George the First, aka Poppy Bush, is not a fan of Michael Moore. Big surprise. Not.
Speaking to a Maine television station, the former president called Moore a “total ass [and a] slimeball” because of the way in which his family was portrayed in the filmmaker’s hit Fahrenheit 9/11. The film alleges, among other things, that the Bush family’s close relationship with members of the Saudi royal family led to financial windfalls for the Bushes and their cronies before and after the September 11 attacks. Poppy called Moore’s charges “lies.”
The Associated Press reports the elder Bush told WCSH-TV that worrying about his son and the upcoming presidential race is affecting his health.
Bush said he used to have ulcers in the 1960s. “A couple of more weeks of this stuff and I’ll get ’em back. I’m nervous. It hurts much more when your son is criticized,” the former president said.
Poppy has good reason to be nervous. Moore’s message is getting across — people need to pay attention, be aware, and demand answers when their government takes actions they find questionable or immoral.
College student Elizabeth Leitzell makes a worthy point in an op-ed published in the University of Southern California’s Daily Trojan:
What we all need to remember when we attack someone such as Michael Moore is that he is not telling you that this is the only way to view the Bush administration or the war in Iraq. Oddly, no one seems able to discuss the film without reference to Michael Moore and his views.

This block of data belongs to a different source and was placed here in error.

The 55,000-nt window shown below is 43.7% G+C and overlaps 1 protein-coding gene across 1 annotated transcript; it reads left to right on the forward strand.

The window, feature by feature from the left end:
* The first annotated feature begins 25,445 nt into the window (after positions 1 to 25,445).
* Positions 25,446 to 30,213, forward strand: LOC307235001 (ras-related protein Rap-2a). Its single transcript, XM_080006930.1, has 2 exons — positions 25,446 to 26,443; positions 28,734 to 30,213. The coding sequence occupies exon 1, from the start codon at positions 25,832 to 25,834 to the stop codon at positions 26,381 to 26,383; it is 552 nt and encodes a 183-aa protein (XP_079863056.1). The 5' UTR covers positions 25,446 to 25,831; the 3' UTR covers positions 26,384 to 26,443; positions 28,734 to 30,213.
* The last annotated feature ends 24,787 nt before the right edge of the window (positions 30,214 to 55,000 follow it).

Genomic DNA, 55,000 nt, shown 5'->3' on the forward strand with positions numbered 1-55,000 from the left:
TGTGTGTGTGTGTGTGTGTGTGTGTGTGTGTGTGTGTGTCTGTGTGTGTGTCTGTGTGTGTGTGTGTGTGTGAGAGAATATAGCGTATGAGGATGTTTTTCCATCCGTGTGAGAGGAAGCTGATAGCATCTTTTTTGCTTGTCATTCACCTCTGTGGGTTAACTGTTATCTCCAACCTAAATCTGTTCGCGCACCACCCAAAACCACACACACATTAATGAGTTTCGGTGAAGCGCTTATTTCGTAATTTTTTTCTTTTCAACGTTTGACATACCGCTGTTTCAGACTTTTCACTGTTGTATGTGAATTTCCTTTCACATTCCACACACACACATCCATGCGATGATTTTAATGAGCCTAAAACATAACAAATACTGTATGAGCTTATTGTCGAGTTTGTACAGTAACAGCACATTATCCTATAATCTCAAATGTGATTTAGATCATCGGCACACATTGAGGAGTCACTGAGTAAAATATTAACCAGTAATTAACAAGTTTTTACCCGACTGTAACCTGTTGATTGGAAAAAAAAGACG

He admits the documentary is an op-ed piece, clearly pointing out that this is his opinion. He narrates it. He shows his face in it. Moore’s attacks are not enveloped in secretive cinematic methods, they are bluntly spoken, with his voice. He uses his hometown of Flint, Mich. to show where his views developed and makes it clear that this is the view of one Michael Moore.
Fahrenheit 9/11 wasn’t some subversive, secretive, propagandistic liberal attack on the White House; it was Michael Moore’s opinion, supported by public information that can be found in the archives of major daily newspapers for the past three years. …
Personally, I’m glad [left- and right-wing] radical voices are out there. One of my political science professors here at USC once said that the benefit of radicals (for any position) is to get people thinking about ideas that otherwise wouldn’t be discussed. …
Michael Moore encourages us to think about whether our attacks on Iraq are moral and honest, and he attacks the president as dishonest and unqualified, which gets both sides talking.
And when people get talking — such as after each of the Democrat/Republican presidential debates — it is a very good thing for everyone. If you’re new to the political process, perhaps voting this year for the first time, listen to what Mike Moore has to say during his “Slacker Uprising Tour,” which is visiting colleges throughout the country, or check out his books and films. Agree or disagree, listen — then do the research and make up your own mind.
And here is some advice for Poppy Bush: Chill, take a Prilosec, and get ready. With any luck, you will have a son to console in a couple of weeks.Powered by Sidelines